Table. 1 Specification for Representing the Data Processing Activities in DPCat
ROPA Requirement Obligation DPCat Property DPCat Property Range
Controller M dct:publisher foaf:Agent, dpv:Controller, adms:PublisherType
Purpose M dpv:hasPurpose dpv:Purpose
Categories of Data Subjects M dpv:hasDataSubject subclass of dpv:DataSubject
Categories of Personal Data M dpv:hasPersonalDataCategory subclass of dpv:PersonalDataCategory
Categories of Recipients C dpv:hasRecipient

subclass of foaf:Agent,

adms:PublisherType, dpv:LegalEntity

Data Transfer C dpv:hasProcessing dpv:Transfer
Data Transfer Location M dpv:hasLocation dpv:Location
Data Transfer Recipient M dpv:hasRecipient foaf:Agent, adms:PublisherType, dpv:LegalEntity

Data Transfer Safeguards

(see note below)

C dpv:hasSafeguard dpv:Safeguard
Time limits for erasure of different categories of data R dpv:hasDuration dpv:StorageDuration
Technical and Organisational Measures R dpv:hasTechnicalOrganisationalMeasure dpv:TechnicalOrganisationalMeasure
Processors responsible for processing R dpv:hasRecipient dpv:Processor

Note: The Property dpv:hasSafeguard and the property range dpv:Safeguard have been submitted to the Data Privacy Community Controls Group for inclusion in the DPV vocabulary.

Fig. 2 Diagram Description automatically generated

In section 2, we set out the requirements that a data processing catalog for ROPA must provide. We have proposed that our specialised data catalog DPCat can provide the DPO with a solution for representing a ROPA where data must be gathered from heterogeneous sources. In Table 2, we set out how DPCat can meet these requirements, and we support this with a demonstration of DPCat in section 6.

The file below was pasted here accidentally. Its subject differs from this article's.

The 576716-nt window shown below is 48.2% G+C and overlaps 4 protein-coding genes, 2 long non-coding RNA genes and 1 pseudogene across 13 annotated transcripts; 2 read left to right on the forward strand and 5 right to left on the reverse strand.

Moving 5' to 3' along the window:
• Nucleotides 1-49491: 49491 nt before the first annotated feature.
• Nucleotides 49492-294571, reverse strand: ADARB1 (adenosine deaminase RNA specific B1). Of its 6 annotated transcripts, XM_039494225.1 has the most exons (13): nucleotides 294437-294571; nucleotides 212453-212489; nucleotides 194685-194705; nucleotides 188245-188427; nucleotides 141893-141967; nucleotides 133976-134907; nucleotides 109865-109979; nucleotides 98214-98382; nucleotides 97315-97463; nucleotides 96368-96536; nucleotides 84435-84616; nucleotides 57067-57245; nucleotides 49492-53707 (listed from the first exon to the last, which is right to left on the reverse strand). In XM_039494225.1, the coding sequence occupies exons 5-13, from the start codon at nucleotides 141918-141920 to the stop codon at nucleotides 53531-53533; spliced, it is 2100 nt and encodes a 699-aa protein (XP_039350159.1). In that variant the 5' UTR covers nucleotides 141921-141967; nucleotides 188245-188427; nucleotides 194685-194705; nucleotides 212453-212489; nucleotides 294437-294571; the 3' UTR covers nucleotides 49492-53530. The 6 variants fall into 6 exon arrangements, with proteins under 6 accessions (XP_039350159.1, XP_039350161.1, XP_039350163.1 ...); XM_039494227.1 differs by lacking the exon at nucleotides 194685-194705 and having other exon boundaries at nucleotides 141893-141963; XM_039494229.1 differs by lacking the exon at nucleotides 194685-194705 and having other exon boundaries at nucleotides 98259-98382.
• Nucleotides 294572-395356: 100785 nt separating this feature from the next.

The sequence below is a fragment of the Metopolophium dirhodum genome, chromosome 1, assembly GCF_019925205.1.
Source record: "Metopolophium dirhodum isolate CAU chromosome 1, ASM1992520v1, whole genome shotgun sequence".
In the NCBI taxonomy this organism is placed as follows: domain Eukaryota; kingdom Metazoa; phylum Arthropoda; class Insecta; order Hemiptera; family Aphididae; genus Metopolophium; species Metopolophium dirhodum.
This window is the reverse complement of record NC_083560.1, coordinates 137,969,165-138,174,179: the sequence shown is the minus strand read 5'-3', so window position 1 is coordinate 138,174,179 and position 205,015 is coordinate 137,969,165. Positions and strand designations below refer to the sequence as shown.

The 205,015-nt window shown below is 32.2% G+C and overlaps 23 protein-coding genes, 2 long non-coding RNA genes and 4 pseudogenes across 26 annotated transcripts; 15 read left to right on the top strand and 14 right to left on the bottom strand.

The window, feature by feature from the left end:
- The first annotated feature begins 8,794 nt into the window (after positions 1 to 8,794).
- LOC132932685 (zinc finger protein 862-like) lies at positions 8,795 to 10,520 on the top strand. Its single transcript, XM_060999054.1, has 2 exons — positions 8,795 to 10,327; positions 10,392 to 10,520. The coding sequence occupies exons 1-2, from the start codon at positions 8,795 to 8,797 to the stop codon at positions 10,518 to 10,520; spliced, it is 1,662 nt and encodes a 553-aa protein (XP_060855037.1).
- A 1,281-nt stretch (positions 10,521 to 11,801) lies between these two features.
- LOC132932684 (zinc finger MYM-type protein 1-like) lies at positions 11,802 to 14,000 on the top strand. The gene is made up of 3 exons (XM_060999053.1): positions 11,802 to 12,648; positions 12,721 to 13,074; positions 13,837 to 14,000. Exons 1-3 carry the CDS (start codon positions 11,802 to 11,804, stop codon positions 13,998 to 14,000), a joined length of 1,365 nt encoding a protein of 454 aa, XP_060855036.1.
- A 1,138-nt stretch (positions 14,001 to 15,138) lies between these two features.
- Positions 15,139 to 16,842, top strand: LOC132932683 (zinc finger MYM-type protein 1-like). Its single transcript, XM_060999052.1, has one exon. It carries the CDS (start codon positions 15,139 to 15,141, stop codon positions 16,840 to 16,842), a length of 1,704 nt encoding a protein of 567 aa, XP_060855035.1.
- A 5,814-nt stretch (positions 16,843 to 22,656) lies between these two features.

Table. 2 How DPCat Meets our Requirements for a Data Processing
Req. no Data Processing Catalog Requirement DPCat Property
Heterogeneity of data dct:publisher ;dcat:dataset
Enables standards-based collation of the data for ROPA Refer to section 6 (Demonstration)
Temporal information

dct:issued ; dct:temporal ;


Changes to the records dct:modified ; dct:issued
Identity of organisational unit dct:publisher ; dct:contactPoint ; dpv:LegalEntity
Facilitate searching records

dct:issued ; dct:temporal ;

dct:identifier ; dct:modified

Facilitate the creation of ROPA Refer to section 6 (Demonstration)
Minimises the data to be collected and integrated
Easy to deploy

Demonstration and Discussion

To demonstrate the application of the catalog and evaluate its feasibility in addressing the requirements identified in Section 2, we created sample data reflecting the structure and operation of departments within the organisation Alpha Inc. and used queries to extract information to create ROPA. In our use-case scenario, the DPO must collect and inspect information from multiple departments for Marketing, Human Resources (HR) and Customer Services - each of which has its record-keeping practices. Also, the HR department employs the processor Beta Ltd. - which must also maintain its ROPA as a processor. The catalog, datasets, queries, and outputs for this use case are available here:

Each department maintains its records in our use case and has a separate catalog, while the organisation's catalog references these as datasets. The information maintained in a department's catalog and records fields are produced based on how they conduct their activities. The outcome is an RDF graph used in the catalog records. SPARQL queries were then used to create 'views' for presenting a summary and overview of activities—for example, and Table 3 specifies a snippet of processing activities in terms of information required for ROPA, their temporal periods, and the contact point for further communication with the complete ROPA available in the DPCat repository mentioned above.

Table 3. Sample Extract of Controller ROPA
Department Customer Service Dept. HR Dept. Marketing Dept.
Title Record001 Record004 Record001
Period Start 2019-01-01 2019-01-01 2019-01-01
Period End 2022-12-13 2022-12-13 2022-12-13
Contact Name Alice Bob Emily
Contact e-mail [email protected] [email protected] [email protected]
Purpose Category Customer care Service Provision Direct Marketing
Purpose Recording of customer calls Expenses activities Direct marketing via e-mail
Data Subject Customers Employees Customers
Personal Data Category Voice recordings Financial E-mail addresses
Recipient Null Beta Ltd. Null
Recipient Category Null Data Processor Null
Recipient Location Null Canada Null
Storage years 2.0 7.0 1.0
Measures Standard Standard Standard